William blake lamb tyger essay

What is certain is that “The Tyger,” being one of his Songs of Experience , represents one of two “contrary states of the human soul” -- “experience” perhaps in the sense of disillusionment being contrary to “innocence” or the naivete of a child. In the penultimate stanza, Blake brings the tyger round to face his counterpart in Songs of Innocence , “ The Lamb ,” asking “Did he smile his work to see? / Did he who made the Lamb make thee?” The tyger is fierce, frightening and wild, yet part of the same creation as the lamb, docile and endearing. In the final stanza, Blake repeats the original burning question, creating a more powerful awe by substituting the word “dare” for “could”:

Tyger! Tyger! burning bright
In the forests of the night,
What immortal hand or eye
Could frame thy fearful symmetry?

In what distant deeps or skies
Burnt the fire of thine eyes?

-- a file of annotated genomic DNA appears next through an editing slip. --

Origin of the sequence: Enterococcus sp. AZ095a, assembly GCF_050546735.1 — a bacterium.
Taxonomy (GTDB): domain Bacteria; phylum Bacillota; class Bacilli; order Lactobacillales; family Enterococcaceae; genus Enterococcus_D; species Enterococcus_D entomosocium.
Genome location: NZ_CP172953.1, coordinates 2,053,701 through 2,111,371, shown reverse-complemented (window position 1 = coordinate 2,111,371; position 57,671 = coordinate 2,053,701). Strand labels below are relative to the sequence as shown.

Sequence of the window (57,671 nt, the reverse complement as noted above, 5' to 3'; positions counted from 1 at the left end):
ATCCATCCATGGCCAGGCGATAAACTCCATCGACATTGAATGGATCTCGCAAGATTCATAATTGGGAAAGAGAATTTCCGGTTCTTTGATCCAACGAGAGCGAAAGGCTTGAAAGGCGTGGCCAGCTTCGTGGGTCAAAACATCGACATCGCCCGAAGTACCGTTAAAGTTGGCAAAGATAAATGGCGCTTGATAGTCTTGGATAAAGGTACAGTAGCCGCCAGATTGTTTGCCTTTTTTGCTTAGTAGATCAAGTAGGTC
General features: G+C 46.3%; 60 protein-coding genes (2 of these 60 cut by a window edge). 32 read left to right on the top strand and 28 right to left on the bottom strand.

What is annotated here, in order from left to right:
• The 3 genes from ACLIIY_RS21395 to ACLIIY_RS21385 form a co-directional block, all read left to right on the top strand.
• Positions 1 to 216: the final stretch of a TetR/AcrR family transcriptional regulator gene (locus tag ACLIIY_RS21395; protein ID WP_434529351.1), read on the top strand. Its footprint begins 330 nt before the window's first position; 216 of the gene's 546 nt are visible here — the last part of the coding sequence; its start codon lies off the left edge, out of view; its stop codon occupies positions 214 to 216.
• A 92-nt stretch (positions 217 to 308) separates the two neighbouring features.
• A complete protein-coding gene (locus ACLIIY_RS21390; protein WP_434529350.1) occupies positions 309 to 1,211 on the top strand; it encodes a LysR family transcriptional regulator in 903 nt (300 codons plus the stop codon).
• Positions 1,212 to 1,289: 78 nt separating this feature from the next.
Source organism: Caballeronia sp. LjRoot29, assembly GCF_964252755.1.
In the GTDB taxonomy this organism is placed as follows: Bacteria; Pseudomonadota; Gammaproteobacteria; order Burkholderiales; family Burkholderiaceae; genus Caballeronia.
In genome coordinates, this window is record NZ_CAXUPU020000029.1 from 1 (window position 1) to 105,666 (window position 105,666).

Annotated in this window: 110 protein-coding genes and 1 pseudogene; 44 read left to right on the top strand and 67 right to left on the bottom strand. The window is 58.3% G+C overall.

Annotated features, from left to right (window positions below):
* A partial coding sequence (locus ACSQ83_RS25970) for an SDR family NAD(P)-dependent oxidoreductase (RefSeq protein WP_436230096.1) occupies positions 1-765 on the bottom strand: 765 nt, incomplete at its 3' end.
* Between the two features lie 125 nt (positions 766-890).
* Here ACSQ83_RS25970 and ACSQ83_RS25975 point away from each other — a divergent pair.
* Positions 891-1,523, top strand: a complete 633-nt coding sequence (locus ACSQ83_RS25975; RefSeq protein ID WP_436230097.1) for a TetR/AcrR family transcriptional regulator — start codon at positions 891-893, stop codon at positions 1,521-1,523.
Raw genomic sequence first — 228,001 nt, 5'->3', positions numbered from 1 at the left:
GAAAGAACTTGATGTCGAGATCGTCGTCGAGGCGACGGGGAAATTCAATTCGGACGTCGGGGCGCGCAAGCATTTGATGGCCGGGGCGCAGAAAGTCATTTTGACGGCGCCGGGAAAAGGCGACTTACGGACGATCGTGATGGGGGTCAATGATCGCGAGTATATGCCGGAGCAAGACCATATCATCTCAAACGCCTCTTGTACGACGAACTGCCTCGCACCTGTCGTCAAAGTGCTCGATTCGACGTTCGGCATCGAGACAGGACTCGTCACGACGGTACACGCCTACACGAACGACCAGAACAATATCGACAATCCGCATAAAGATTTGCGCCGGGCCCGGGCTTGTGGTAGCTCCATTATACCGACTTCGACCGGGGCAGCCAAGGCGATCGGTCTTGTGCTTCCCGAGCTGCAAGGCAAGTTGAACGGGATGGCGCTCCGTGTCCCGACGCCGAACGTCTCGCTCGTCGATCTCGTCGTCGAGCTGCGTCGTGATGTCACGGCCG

On what wings dare he aspire?
What the hand, dare sieze the fire?

And what shoulder, & what art,
Could twist the sinews of thy heart?
And when thy heart began to beat,
What dread hand? & what dread feet?

What the hammer? what the chain?
In what furnace was thy brain?
What the anvil? what dread grasp
Dare its deadly terrors clasp?

When the stars threw down their spears,
And water'd heaven with their tears,
Did he smile his work to see?
Did he who made the Lamb make thee?

Tyger! Tyger! burning bright
In the forests of the night,
What immortal hand or eye
Dare frame thy fearful symmetry?

This is a reversal of the usual method of etching, where the lines of the design are exposed to the acid, and the plate printed by the intaglio method. Relief etching (which Blake referred to as " stereotype " in The Ghost of Abel ) was intended as a means for producing his illuminated books more quickly than via intaglio. Stereotype, a process invented in 1725, consisted of making a metal cast from a wood engraving, but Blake's innovation was, as described above, very different. The pages printed from these plates were hand-coloured in water colours and stitched together to form a volume. Blake used illuminated printing for most of his well-known works, including Songs of Innocence and of Experience , The Book of Thel , The Marriage of Heaven and Hell and Jerusalem . [37]

William blake lamb tyger essay

william blake lamb tyger essay

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